Another Act in the Security Theater

Oct. 27, 2008

They call this place where I am sitting in front of my laptop the Raleigh-Durham International Airport . I appreciate the fact they didn't change the geographic name to some deceased local dignitary, but I am sure that's in the works. It already happened to Washington 's National Airport to honor President Reagan and Baltimore-Washington International when they tagged that dreary pile with Thurgood Marshall's name.

Sadly, they didn't just rename them; in both instances they made them one long name: Baltimore Washington International Thurgood Marshall Airport and Luggage Sorting Center . Alright, I added the last bit, but you get my point. It becomes a tongue twister giving directions to taxi drivers. Perhaps they should take a clue from the only airport originally named for political dignitary John Foster Dulles. You jump in a cab, simply say the word “Dulles,” and you're on your way.

Here at RDU as well call it, the international appellative was applied when United Airlines offered one daily flight to London's easily pronounced Gatwick airport, and a couple Air Canada flights north of the border. I suppose the longer name was worth the effort and expense to put all those extra letters on the signs.

I am traveling light, so I checked in at the unattended electronic kiosk. I got a boarding pass in a matter of seconds, and then went down the stairs to go through TSA's security screening. The first wicket I was forced to navigate was a young woman in a TSA uniform asking for my boarding pass and my identification. I promptly produced my ticket and my retired military ID card. She accepted both, then grabbed a handheld black-light and scrutinized my military ID like an experienced forgery expert. She looked quizzically at it, looked up at me and was met with my most practiced passive expression. She scanned it again with her fancy light, and then said she could not accept it. She wanted another form of ID.

I asked her what was wrong with the card. She said it looked like it was “printed.” I decided against a semantic debate, and simply asked why that ID was not adequate. It was certainly good enough to allow me in the cockpit of a multi-million-dollar aircraft and into the bowels of the Pentagon. She had no answer.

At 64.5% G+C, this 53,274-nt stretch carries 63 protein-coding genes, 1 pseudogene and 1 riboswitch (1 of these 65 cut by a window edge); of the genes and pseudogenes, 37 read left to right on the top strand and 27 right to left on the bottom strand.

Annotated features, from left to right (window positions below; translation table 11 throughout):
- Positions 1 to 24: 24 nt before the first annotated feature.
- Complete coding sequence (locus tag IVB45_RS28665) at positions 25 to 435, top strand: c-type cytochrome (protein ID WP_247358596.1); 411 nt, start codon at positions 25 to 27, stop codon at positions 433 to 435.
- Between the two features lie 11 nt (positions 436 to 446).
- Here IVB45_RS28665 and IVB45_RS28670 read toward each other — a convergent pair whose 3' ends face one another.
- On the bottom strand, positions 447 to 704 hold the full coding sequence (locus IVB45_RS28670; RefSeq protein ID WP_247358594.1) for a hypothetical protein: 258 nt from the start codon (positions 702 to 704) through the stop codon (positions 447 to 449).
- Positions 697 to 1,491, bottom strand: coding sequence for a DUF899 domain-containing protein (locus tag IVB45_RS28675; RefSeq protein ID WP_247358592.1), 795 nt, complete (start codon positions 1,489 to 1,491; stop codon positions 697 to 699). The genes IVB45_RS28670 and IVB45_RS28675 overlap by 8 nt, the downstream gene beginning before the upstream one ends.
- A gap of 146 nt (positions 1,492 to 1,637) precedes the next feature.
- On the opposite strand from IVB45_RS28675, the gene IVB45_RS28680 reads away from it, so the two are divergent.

She glanced at my wallet and noticed I had a North Carolina driver's license. She nodded toward it. I acted like I didn't understand. I started scrounging through my briefcase for more identification. I noted the audible sighs of exasperation coming from behind me.

I was finally able to produce my passport. She made a show of scanning it with the black light, but I could tell she was now flustered and would have probably accepted my bank savings book. She handed it back and waved me through with a scowl. As I walked past, she turned to her compatriot and shared a sighting of some TV celebrity the previous day.

I completed the luggage screening and stopped at the TSA officers' desk. I explained what happened, and again asked why a military ID was inadequate. I got exactly what I expected; the officer presented several possible reasons why the agent didn't accept my identification. He couldn't tell me if there was policy preventing me from using my military ID. He didn't bother to look anything up or call someone who might actually know. He suggested I just give her the darn driver's license.

My colleague, Bruce Schneier, author of Beyond Fear: Thinking Sensibly About Security in an Uncertain World (Copernicus Books, 2003), uses the term “security theater” to describe an environment where the appearances of security have little to do with the actual reduction of risk. In the case of airport screening, much appears to be Security Theater for the traveling public. Pointing this out does not usually enhance one's security credentials, however.

This phenomenon is most likely due to the way most people perceive threats to their safety. The fact something bad could happen does not mean it will happen, nor does it infer anything about how much time, effort and worry we should invest in mitigation strategies. That requires a reasoned, analytical approach. However, fear for one's safety can override reason and analysis.

As our country advances into the new century, now would be an ideal time to look back and apply cold reason and fact-based analysis to the dynamic threats we face, both at home and abroad. Staging this security theater is just no longer adequate. It is far too costly, and the consequences of getting it wrong are unthinkable.

A note for TSA: what exactly is your policy for accepting/denying military identification cards at the prescreening checkpoint? This retired GI would simply like to know. The personnel sporting your uniform should know as well.

John McCumber is a security and risk professional, and is the author of Assessing and Managing Security Risk in IT Systems: A Structured Methodology , from Auerbach Publications. If you have a comment or question for him, please e-mail John at: [email protected]